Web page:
Puffed rice and yoga: inside the collapsed tunnel where Indian workers await rescue

Workers trapped in collapsed tunnel are suffering from dysentery and anxiety over their rescue

Rescue workers in orange jumpsuits and helmets at the entrance to the Silkyara road tunnel
Rescue workers enter the under-construction Silkyara road tunnel
(Image credit: Arun Sankar / AFP))

Efforts to rescue 41 men trapped inside a collapsed tunnel in India have resumed after drilling was halted over safety concerns.

The workers have been stuck in the under-construction Silkyara tunnel in Uttarkashi since 12 November, when part of it collapsed due to a landslide.

Rescuers established contact within hours and have been supplying essentials such as "oxygen, dry snacks and water" through a pipeline "laid for supplying water to the tunnel for construction work", reported the BBC

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But more than 10 days into their ordeal, some of the men have begun to suffer health issues "ranging from dysentery to headaches and increasing anxiety over their safe rescue", said The Independent.

So far, the trapped men have survived on a diet of puffed rice, a chickpea curry called chana and dry fruits, said The Indian Express. But with a new, wider "six-inch supply pipe reaching them through the debris" on Monday, authorities are hoping to diversify their food supply with "bananas, apple slices, dalia [a cracked wheat porridge] and khichdi [a rice and dhal dish]", said the paper. 

They will also provide the men with further essentials such as medicines, mobile phones and chargers, and have been encouraging them to participate in a range of activities in order to maintain their resilience and mental health. 

"We've kept constant contact, suggesting activities like yoga, walking, and encouraging conversations among them to maintain high morale," Abhishek Sharma, a government-appointed psychiatrist, told the paper.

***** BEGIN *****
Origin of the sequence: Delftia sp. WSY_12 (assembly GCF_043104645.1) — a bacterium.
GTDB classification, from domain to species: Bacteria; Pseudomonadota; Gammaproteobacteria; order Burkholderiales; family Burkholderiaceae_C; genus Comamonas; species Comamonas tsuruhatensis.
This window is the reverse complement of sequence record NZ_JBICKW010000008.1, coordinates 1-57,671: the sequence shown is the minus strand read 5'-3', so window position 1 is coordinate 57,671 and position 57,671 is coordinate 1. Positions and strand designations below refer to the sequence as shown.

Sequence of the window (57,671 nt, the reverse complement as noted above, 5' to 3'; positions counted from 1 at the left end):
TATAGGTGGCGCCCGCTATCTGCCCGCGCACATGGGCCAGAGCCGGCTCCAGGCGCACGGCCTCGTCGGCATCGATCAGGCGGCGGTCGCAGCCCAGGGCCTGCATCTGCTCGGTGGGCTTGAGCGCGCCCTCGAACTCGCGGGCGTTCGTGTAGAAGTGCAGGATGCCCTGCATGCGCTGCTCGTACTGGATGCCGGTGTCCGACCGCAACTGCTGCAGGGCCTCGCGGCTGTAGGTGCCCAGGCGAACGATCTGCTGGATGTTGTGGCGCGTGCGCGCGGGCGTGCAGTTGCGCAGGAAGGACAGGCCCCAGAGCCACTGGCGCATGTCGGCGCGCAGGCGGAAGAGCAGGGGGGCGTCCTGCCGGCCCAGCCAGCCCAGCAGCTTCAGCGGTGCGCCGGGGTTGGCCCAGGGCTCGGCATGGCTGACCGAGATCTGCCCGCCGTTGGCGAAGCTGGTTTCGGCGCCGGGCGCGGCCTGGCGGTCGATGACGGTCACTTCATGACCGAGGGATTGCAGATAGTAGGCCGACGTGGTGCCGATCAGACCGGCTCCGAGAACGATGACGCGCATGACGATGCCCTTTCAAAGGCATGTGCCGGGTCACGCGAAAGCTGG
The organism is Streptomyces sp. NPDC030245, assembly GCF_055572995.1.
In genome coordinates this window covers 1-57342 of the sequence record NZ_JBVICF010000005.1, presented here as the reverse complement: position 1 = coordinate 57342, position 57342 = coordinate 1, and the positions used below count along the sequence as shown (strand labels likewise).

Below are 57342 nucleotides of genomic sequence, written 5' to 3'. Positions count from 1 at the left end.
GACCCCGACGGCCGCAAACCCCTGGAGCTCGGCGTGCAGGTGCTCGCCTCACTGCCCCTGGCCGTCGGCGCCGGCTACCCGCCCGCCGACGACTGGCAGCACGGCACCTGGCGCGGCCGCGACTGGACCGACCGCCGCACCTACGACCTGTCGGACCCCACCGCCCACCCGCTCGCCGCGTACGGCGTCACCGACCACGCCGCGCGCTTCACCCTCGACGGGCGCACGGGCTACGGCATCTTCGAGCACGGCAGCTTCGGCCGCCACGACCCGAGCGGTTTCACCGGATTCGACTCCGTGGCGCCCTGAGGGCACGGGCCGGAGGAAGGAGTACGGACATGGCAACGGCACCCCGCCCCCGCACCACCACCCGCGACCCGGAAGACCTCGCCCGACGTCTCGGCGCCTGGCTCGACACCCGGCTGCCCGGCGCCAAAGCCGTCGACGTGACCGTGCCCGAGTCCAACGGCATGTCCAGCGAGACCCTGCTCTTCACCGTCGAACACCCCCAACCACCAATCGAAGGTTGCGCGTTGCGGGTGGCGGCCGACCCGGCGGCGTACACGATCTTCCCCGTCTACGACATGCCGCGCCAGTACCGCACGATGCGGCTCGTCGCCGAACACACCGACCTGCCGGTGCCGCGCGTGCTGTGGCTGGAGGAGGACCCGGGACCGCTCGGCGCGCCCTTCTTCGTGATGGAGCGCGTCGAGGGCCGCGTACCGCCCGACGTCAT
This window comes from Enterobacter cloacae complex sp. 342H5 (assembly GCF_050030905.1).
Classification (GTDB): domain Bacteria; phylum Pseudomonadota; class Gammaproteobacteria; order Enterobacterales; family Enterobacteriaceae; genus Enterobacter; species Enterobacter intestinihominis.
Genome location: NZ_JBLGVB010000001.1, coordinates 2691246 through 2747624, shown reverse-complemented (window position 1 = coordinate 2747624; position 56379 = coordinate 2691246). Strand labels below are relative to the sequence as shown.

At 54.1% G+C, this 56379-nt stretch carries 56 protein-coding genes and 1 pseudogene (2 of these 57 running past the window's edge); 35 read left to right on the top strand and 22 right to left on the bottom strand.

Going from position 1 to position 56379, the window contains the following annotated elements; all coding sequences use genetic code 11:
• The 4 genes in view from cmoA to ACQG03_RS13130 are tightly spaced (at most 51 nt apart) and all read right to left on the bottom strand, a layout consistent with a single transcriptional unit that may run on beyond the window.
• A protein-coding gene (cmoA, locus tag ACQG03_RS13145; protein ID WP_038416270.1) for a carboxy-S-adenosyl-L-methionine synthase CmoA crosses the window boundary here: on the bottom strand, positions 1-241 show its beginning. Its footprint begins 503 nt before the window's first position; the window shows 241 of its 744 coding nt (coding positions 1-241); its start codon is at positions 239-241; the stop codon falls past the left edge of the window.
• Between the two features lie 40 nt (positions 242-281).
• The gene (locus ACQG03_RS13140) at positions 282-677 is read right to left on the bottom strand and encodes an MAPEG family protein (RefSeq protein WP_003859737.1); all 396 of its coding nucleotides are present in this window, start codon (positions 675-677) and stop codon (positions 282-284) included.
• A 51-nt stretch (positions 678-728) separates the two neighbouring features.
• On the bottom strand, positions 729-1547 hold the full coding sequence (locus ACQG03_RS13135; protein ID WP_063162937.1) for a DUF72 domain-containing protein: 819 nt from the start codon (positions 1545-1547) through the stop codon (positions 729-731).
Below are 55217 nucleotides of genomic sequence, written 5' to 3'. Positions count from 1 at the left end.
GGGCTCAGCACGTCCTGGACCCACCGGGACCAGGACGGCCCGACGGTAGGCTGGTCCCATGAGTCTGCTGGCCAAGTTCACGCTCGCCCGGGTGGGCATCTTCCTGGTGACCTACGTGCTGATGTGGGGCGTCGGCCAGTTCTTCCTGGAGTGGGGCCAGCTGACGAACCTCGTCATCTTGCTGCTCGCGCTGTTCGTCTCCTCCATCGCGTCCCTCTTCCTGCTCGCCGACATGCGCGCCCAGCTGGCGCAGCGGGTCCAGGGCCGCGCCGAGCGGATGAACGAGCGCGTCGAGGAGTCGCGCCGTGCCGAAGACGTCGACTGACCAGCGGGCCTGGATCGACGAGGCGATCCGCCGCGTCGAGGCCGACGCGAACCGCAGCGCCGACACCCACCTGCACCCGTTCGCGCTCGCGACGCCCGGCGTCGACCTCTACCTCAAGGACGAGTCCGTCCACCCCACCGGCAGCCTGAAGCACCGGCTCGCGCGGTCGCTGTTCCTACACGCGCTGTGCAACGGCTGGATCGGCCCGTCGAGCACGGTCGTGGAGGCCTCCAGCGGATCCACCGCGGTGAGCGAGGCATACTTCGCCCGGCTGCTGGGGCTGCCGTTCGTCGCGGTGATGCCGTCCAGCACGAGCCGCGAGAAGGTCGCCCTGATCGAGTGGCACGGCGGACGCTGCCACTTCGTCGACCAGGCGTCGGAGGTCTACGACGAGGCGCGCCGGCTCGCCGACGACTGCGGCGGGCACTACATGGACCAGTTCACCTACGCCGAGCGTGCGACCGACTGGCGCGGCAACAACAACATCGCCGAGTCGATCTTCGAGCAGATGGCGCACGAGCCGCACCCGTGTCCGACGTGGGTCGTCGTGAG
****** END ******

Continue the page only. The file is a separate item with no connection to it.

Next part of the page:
One man, named Gabbar Singh Negi, has been in a similar situation before, he said. "Being the oldest among them, he is ensuring everyone's confidence remains high."

Another government official said that the men were being sent multivitamins and antidepressants to help them cope with the ordeal. "Fortunately, there is light inside the area because the electricity is on," he told NDTV.

Work to rescue the trapped men was suspended on Friday after rescuers reportedly "heard a cracking sound while drilling", said the BBC. 

Authorities stopped rescue work due to the risk of new landslides. The area is prone to landslides, earthquakes and floods.

However, rescuers resumed drilling near the mouth of the tunnel at around 2am local time on Wednesday (8.30pm on Tuesday GMT), said officials. Rescue teams have drilled around 39m (128ft) through the debris so far.

The BBC also reported that an alternative plan to rescue the men by drilling down vertically from the mountain-top is also "on track" according to authorities. 

Officials remain confident they will be able to rescue the men, but there is little clarity on how long the operation will take. Officials told a press briefing earlier today that they hoped to be able to share some "good news" by tonight or Thursday. 

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